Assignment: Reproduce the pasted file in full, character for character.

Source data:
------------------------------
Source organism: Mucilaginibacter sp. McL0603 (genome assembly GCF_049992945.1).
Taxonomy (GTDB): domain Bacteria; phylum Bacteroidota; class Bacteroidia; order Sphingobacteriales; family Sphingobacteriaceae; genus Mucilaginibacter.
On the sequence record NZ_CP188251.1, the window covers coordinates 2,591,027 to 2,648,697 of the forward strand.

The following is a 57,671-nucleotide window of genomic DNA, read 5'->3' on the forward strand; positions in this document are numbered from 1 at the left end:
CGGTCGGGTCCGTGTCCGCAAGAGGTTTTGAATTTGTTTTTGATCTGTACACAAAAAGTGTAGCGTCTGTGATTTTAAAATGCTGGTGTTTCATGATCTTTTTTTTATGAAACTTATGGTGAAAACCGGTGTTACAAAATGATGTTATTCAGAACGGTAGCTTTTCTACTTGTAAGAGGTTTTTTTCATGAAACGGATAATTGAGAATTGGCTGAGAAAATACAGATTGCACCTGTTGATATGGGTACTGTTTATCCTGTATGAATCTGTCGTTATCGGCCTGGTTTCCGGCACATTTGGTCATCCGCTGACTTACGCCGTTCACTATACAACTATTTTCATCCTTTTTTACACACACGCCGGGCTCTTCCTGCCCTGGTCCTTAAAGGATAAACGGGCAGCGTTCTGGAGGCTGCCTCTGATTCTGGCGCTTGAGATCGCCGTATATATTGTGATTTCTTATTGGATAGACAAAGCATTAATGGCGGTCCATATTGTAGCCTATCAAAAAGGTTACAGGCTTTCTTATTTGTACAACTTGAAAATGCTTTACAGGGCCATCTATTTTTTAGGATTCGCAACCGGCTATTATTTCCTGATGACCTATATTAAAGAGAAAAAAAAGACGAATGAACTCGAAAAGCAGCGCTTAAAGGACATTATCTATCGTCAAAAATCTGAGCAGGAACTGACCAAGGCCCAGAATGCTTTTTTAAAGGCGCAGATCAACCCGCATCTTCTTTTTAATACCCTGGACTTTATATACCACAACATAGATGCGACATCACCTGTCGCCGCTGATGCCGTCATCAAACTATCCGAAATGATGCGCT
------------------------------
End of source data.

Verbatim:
Source organism: Mucilaginibacter sp. McL0603 (genome assembly GCF_049992945.1).
Taxonomy (GTDB): domain Bacteria; phylum Bacteroidota; class Bacteroidia; order Sphingobacteriales; family Sphingobacteriaceae; genus Mucilaginibacter.
On the sequence record NZ_CP188251.1, the window covers coordinates 2,591,027 to 2,648,697 of the forward strand.

The following is a 57,671-nucleotide window of genomic DNA, read 5'->3' on the forward strand; positions in this document are numbered from 1 at the left end:
CGGTCGGGTCCGTGTCCGCAAGAGGTTTTGAATTTGTTTTTGATCTGTACACAAAAAGTGTAGCGTCTGTGATTTTAAAATGCTGGTGTTTCATGATCTTTTTTTTATGAAACTTATGGTGAAAACCGGTGTTACAAAATGATGTTATTCAGAACGGTAGCTTTTCTACTTGTAAGAGGTTTTTTTCATGAAACGGATAATTGAGAATTGGCTGAGAAAATACAGATTGCACCTGTTGATATGGGTACTGTTTATCCTGTATGAATCTGTCGTTATCGGCCTGGTTTCCGGCACATTTGGTCATCCGCTGACTTACGCCGTTCACTATACAACTATTTTCATCCTTTTTTACACACACGCCGGGCTCTTCCTGCCCTGGTCCTTAAAGGATAAACGGGCAGCGTTCTGGAGGCTGCCTCTGATTCTGGCGCTTGAGATCGCCGTATATATTGTGATTTCTTATTGGATAGACAAAGCATTAATGGCGGTCCATATTGTAGCCTATCAAAAAGGTTACAGGCTTTCTTATTTGTACAACTTGAAAATGCTTTACAGGGCCATCTATTTTTTAGGATTCGCAACCGGCTATTATTTCCTGATGACCTATATTAAAGAGAAAAAAAAGACGAATGAACTCGAAAAGCAGCGCTTAAAGGACATTATCTATCGTCAAAAATCTGAGCAGGAACTGACCAAGGCCCAGAATGCTTTTTTAAAGGCGCAGATCAACCCGCATCTTCTTTTTAATACCCTGGACTTTATATACCACAACATAGATGCGACATCACCTGTCGCCGCTGATGCCGTCATCAAACTATCCGAAATGATGCGCT